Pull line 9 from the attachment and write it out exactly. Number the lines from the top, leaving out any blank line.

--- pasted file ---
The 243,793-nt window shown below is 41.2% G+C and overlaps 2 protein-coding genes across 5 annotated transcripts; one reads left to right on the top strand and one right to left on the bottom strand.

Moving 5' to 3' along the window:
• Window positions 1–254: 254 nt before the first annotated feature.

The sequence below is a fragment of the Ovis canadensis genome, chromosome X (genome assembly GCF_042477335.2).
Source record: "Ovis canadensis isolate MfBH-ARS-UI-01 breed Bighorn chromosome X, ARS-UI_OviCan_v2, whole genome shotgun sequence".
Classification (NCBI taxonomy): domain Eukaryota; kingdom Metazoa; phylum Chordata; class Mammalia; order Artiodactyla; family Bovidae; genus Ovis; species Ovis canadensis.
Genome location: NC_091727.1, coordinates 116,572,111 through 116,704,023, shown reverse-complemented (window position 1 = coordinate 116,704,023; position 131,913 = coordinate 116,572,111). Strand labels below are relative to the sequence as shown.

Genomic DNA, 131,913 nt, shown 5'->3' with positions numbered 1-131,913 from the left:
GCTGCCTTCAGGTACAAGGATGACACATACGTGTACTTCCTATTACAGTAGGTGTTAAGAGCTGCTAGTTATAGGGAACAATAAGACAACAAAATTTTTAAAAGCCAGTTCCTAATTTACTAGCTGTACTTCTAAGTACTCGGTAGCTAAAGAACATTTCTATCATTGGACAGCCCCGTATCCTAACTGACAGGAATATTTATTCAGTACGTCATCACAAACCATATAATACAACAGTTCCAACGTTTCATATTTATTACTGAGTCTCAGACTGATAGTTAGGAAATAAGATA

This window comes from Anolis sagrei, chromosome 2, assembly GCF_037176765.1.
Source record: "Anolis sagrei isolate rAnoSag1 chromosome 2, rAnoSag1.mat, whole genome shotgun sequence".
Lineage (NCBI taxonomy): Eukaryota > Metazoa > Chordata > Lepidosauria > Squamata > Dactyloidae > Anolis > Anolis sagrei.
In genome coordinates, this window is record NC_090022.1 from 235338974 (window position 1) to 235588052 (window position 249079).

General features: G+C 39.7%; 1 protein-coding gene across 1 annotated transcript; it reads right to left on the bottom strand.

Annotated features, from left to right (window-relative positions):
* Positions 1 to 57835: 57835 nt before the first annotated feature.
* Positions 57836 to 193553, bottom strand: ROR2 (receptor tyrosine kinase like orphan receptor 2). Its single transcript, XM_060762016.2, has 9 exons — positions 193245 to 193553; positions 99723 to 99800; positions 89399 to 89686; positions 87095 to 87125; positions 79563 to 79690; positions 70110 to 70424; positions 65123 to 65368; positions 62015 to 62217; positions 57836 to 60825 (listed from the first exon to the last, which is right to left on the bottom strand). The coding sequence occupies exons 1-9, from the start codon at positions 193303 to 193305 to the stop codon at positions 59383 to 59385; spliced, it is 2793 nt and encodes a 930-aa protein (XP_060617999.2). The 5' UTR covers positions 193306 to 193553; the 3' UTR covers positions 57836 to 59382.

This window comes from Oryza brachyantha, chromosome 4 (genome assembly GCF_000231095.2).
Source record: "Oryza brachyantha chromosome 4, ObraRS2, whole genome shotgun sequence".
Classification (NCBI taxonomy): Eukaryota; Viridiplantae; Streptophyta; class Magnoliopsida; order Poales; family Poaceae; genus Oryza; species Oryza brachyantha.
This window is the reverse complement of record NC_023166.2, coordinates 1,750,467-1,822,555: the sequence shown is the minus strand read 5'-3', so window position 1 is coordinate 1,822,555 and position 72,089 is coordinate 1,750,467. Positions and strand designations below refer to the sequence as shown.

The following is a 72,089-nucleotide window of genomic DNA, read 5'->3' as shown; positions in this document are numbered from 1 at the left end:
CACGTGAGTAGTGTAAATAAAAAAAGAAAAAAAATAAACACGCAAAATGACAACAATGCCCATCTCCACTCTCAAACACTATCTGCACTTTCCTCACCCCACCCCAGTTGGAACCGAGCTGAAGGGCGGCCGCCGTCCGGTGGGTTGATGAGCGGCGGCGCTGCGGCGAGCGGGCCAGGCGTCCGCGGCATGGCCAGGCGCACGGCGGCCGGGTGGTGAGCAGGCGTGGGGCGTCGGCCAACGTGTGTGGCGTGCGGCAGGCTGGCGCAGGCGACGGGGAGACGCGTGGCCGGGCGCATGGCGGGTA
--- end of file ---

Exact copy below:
GCTGCCTTCAGGTACAAGGATGACACATACGTGTACTTCCTATTACAGTAGGTGTTAAGAGCTGCTAGTTATAGGGAACAATAAGACAACAAAATTTTTAAAAGCCAGTTCCTAATTTACTAGCTGTACTTCTAAGTACTCGGTAGCTAAAGAACATTTCTATCATTGGACAGCCCCGTATCCTAACTGACAGGAATATTTATTCAGTACGTCATCACAAACCATATAATACAACAGTTCCAACGTTTCATATTTATTACTGAGTCTCAGACTGATAGTTAGGAAATAAGATA